Ephes Blog

Miscellaneous things. Not sure what to put here, yet.

Django 3.1 Async

, Jochen

With version 3.1, you can finally use asynchronous views, middlewares and tests in Django. Support for async database queries will follow later. You don’t have to change anything if you don’t want to use those new async features . All of your existing synchronous code will run without modification in Django 3.1.

Async support for Django is on it’s way for quite some time now. Since version 3.0 there’s support for ASGI included. But there was not much benefit for end users though. The only thing you could do concurrently were file uploads, since uploads don’t reach the view layer which was not async capable in Django 3.0.

When do you might want to use those new features? If you are building applications that have to deal with a high number of tasks simultaneously. Here are some examples:

  • Chat services like Slack
  • Gateway APIs / Proxy Services
  • Games, especially MMOs like Eve Online
  • Applications using Phoenix Liveview - check out Phoenix Phrenzy results for additional examples
  • A reactive version of Django Admin where model changes are shown interactively
  • A new api frontend for Django REST framework updating list endpoints interactively as new data comes in
  • All kinds of dashboard applications showing currently active connections, requests per second updating in realtime

As Tom Christie explained in his talk Sketching out a Django redesign held at DjangoCon 2019 the core question is this: Do we want to have to switch languages to support those use cases? And while his Starlette project (gaining popularity recently in combination with the FastAPI framework) is allowing us to do all this in Python, we also might want to keep using Django.

What to Expect from this Article?

  1. A small example on how to use async views, middlewares and tests
  2. Why is async such a big deal anyway?
  3. The gory details of multithreading vs async, GIL and other oddities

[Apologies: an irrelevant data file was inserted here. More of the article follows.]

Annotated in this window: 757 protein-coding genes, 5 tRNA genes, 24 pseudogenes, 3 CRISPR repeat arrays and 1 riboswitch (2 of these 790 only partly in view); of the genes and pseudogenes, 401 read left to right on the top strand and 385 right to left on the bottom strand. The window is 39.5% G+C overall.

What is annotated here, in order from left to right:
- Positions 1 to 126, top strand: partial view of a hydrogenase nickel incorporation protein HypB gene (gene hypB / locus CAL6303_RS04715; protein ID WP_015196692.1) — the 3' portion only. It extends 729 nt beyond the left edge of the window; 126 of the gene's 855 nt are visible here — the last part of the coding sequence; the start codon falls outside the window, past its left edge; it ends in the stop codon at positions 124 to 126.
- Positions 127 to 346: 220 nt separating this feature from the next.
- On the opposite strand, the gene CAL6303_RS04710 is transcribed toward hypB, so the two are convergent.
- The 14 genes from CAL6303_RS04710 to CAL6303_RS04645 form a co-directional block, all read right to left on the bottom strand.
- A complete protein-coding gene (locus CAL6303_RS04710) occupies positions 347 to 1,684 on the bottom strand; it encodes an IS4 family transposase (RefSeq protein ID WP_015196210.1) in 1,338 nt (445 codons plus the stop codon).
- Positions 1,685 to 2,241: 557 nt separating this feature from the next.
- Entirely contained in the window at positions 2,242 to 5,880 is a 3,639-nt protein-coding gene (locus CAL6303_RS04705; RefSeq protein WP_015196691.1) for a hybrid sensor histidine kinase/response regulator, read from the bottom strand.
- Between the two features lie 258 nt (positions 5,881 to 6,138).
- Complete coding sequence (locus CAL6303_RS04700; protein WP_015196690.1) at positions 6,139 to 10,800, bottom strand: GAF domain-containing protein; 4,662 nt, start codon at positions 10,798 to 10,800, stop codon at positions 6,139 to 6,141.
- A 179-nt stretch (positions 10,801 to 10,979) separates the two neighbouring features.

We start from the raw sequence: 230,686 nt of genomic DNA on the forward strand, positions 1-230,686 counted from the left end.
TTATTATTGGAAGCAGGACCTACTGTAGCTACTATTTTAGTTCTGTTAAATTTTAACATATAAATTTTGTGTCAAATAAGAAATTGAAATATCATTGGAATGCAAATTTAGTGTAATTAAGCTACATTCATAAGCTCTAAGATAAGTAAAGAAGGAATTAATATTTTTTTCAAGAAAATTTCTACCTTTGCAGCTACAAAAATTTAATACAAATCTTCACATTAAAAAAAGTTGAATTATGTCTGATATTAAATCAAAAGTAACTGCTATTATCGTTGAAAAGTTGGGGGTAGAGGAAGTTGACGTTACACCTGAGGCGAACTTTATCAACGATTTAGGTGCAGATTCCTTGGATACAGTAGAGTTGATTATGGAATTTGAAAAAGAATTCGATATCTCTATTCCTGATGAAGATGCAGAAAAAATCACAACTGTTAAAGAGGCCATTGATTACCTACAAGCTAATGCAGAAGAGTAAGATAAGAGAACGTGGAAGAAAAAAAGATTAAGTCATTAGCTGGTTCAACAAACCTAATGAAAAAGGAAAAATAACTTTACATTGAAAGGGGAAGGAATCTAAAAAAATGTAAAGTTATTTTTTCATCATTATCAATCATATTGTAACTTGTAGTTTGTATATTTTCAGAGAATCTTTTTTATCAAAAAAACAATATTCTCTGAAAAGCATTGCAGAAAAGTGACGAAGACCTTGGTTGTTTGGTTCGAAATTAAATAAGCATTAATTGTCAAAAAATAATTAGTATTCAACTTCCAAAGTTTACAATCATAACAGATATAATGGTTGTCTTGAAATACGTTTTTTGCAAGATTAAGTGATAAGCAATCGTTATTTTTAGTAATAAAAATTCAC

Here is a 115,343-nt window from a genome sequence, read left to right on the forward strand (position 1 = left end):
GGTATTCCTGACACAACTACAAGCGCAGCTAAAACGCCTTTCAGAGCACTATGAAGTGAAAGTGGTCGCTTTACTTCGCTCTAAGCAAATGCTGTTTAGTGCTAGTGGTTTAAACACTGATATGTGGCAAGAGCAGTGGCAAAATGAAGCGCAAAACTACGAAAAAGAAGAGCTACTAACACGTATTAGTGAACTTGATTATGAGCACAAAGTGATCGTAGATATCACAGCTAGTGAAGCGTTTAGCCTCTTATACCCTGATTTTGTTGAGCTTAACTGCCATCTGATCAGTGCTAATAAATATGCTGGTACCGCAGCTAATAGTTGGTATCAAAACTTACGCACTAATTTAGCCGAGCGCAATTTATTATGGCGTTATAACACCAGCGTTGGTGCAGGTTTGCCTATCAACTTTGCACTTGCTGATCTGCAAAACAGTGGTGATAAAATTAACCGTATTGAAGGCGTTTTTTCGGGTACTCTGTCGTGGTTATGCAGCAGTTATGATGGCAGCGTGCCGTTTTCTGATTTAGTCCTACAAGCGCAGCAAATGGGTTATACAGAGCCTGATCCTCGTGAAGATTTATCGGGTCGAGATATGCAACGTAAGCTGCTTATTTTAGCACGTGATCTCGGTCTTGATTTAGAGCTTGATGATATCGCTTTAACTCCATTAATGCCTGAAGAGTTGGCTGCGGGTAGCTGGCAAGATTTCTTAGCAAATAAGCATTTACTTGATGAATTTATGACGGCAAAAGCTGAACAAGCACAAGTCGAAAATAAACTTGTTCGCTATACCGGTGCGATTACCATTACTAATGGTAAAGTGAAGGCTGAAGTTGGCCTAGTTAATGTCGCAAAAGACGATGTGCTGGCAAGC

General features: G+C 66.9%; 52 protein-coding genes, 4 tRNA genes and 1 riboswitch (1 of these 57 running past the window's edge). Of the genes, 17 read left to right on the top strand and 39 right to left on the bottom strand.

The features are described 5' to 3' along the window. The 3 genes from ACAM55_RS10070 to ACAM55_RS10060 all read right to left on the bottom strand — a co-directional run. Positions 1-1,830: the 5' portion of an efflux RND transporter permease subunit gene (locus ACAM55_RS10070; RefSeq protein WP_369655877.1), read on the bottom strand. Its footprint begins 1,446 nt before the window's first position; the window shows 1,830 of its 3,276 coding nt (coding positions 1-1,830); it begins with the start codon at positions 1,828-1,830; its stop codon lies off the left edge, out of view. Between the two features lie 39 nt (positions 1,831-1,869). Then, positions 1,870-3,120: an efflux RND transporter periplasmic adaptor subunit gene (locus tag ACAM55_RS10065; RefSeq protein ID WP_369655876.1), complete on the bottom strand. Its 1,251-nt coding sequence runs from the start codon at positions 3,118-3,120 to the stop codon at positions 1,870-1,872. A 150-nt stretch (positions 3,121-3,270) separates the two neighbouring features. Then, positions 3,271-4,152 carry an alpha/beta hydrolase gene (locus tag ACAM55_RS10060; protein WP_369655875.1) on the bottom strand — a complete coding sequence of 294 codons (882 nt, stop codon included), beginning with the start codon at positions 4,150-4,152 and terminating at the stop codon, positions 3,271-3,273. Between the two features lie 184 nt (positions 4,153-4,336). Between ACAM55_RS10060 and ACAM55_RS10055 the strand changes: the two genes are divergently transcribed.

Estimated read time: 25 minutes
There's also a podcast episode elaborating a little bit more on this topic (it's in german).

Scatter plots with density quartiles with python

, Jochen
The other day I saw an interesting blog post about scatter plots with density quartiles using r.

I liked the idea, but wondered whether a simple kernel density plot would have the same effect. And if not, maybe how difficult it will be to adapt the approach to python. So I created this little jupyter notebook:

Writing my own blog engine: The database model

, Jochen
 Since I’m writing my own blog software, I’ve thought about how to lay out the models in the database. This is the layout I am currently using:

There's the main table of blogposts having a blog_id foreign key column pointing to the blog a blogpost belongs to. Blogposts are also asscociated with the user which created them in a column named author. I omitted all of the other user <-> model relationships to make the entity relationship diagram more simple.

The relationships between blogposts and media entities like images or videos are more interesting. At the moment I'm using many to many relationships for each media type. Galleries of images are considered as a different media type and have another many to many relationship to images. Probably there will be some more of those relationships like audio being added in the future.